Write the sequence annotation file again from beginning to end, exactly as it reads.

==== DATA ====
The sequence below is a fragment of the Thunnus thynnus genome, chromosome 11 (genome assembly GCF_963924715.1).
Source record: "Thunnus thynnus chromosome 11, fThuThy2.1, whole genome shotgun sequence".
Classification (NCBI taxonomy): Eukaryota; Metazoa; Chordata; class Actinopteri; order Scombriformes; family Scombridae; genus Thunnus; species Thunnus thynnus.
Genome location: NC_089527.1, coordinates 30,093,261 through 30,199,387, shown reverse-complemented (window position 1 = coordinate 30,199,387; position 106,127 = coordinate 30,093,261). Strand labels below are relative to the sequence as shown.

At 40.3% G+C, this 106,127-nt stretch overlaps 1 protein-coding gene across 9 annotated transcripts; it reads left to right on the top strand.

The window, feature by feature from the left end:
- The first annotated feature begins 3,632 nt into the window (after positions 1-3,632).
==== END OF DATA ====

The sequence below is a fragment of the Thunnus thynnus genome, chromosome 11 (genome assembly GCF_963924715.1).
Source record: "Thunnus thynnus chromosome 11, fThuThy2.1, whole genome shotgun sequence".
Classification (NCBI taxonomy): Eukaryota; Metazoa; Chordata; class Actinopteri; order Scombriformes; family Scombridae; genus Thunnus; species Thunnus thynnus.
Genome location: NC_089527.1, coordinates 30,093,261 through 30,199,387, shown reverse-complemented (window position 1 = coordinate 30,199,387; position 106,127 = coordinate 30,093,261). Strand labels below are relative to the sequence as shown.

At 40.3% G+C, this 106,127-nt stretch overlaps 1 protein-coding gene across 9 annotated transcripts; it reads left to right on the top strand.

The window, feature by feature from the left end:
- The first annotated feature begins 3,632 nt into the window (after positions 1-3,632).